LAS VEGAS -- When figuring a vehicle's residual value, the traditional rule has been straightforward: The newer the technology on board, the faster the car or truck will depreciate.
General Motors President Dan Ammann thinks it doesn't have to be that way.
Whether you agree with his contrarian view or not, it's worth pondering.
The industry faces an unprecedented influx of technologies: from electrification to increasingly autonomous vehicles. That means higher sticker prices. The ability of financing companies to offset those rising stickers with attractive lease terms depends on residual values. So Ammann's theory matters.
First, here's where that traditional rule came from. Let's say an automaker adds a head-up display to its flagship nameplate. If the feature turns out to work poorly, nobody will want that car at auction three years later. If it works well, further refinements may make that initial version look dated in three years.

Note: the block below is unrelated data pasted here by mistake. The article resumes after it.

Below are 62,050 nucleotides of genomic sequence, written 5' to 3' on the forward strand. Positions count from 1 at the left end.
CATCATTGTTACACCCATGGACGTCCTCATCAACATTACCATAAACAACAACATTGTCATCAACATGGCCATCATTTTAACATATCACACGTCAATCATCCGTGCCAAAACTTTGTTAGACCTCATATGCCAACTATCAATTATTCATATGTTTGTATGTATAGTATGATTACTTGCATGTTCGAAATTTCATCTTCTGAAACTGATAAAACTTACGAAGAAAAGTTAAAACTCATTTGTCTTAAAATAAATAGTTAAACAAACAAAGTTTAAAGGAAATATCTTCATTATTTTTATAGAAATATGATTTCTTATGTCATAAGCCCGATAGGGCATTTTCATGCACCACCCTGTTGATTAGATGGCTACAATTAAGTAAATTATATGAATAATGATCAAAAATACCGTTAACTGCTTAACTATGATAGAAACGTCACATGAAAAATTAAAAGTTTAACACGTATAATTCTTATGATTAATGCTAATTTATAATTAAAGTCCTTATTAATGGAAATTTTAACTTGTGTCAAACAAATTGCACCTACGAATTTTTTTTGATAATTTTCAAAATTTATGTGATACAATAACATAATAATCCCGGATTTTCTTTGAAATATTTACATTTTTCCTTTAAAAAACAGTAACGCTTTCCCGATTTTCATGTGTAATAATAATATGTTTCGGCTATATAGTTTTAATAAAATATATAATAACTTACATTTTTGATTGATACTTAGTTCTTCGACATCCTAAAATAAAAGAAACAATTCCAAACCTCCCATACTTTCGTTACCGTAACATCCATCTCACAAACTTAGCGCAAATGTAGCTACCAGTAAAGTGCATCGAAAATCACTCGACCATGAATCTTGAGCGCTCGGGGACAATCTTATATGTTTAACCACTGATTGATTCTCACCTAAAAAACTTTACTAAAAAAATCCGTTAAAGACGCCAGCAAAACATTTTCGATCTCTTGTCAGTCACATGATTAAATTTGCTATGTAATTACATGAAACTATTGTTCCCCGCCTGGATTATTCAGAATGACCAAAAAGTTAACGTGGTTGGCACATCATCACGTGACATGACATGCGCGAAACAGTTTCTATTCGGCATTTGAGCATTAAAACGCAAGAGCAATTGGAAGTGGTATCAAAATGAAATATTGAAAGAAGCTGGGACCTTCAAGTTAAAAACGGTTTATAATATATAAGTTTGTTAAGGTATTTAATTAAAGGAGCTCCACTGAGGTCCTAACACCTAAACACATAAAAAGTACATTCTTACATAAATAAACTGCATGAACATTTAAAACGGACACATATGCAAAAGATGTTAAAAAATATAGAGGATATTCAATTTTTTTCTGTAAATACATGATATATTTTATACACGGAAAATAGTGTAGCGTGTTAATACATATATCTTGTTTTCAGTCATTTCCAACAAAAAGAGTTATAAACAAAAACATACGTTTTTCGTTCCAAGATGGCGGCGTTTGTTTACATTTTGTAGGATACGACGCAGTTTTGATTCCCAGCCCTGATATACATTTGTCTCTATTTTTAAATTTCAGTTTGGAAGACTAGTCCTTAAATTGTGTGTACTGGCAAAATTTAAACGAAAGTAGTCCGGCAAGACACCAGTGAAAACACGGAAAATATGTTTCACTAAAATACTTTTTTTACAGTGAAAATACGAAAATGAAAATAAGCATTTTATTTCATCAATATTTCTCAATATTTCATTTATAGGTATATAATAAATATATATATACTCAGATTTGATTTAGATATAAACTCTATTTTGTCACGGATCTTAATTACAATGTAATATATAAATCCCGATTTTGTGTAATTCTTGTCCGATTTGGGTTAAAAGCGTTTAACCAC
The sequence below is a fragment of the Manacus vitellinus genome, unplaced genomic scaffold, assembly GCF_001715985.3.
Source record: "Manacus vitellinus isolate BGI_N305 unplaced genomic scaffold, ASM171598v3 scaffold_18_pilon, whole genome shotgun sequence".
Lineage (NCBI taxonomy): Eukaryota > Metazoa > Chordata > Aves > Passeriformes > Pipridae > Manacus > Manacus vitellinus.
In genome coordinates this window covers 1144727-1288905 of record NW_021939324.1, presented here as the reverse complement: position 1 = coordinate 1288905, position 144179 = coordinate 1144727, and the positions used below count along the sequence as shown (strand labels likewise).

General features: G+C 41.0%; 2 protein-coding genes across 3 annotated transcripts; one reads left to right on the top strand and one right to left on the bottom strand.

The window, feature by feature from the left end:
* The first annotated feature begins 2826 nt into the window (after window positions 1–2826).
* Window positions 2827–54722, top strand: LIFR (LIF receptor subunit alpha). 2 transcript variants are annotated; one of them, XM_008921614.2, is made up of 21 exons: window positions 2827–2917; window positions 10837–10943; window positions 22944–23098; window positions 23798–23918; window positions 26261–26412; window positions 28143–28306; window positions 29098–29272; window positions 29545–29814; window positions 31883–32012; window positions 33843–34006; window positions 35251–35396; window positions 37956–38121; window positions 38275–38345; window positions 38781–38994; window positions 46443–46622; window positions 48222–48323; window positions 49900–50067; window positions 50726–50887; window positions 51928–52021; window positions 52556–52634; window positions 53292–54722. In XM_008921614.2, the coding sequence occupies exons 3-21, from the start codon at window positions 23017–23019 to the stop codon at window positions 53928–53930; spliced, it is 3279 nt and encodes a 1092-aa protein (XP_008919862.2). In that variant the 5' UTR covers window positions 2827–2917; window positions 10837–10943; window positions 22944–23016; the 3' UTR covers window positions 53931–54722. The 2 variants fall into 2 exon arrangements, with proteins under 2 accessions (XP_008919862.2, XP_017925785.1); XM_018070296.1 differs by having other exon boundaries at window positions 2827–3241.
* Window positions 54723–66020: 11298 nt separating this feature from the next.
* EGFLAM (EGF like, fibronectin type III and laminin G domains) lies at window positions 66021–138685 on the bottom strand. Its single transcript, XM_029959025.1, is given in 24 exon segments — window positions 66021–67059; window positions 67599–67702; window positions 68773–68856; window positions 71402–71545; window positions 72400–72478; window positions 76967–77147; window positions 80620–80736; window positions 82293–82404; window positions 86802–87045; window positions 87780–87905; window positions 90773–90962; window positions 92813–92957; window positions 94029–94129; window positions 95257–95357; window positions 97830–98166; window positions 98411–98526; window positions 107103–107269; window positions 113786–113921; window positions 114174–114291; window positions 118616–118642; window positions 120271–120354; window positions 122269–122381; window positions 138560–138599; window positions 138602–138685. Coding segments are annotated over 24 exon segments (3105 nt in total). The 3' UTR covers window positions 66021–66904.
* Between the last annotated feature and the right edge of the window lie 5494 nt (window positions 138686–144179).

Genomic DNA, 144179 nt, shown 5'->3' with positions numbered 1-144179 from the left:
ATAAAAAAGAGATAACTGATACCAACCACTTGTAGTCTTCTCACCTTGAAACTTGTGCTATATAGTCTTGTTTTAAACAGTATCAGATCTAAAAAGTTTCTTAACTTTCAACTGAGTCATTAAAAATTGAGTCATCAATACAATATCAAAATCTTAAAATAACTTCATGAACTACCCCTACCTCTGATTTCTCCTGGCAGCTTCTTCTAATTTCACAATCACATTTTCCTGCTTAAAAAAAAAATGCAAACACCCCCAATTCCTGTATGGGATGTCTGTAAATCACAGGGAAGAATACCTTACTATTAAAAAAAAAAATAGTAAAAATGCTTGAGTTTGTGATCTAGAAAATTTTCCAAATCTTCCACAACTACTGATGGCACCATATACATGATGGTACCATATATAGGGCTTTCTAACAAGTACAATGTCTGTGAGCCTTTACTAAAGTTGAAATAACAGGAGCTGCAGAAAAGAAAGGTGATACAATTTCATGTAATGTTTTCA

Either way, the folks who predict residual values know that the car is likely to hold its value less than its peers because of the new technology. And that impacts the lease terms that financing companies will offer, unless the automaker subvents the lease.
But Ammann, meeting with reporters after giving the keynote speech at the American Financial Services Association's annual Vehicle Finance Conference last month, said the changing nature of technology could alter all that.
Citing GM's Super Cruise semi-autonomous highway driving system available on Cadillac cars, he said automakers will be able to upgrade technologies over the air. Instead of a technology becoming outdated, and dragging down the car's residual value, this means "it gets better over time," he said. Those upgrades "arguably could have a positive impact on residuals" and on the values of certified pre-owned vehicles, he said.
That's unlikely anytime soon. But if Ammann is right, at some point the companies that underwrite leases may have to rethink their assumptions.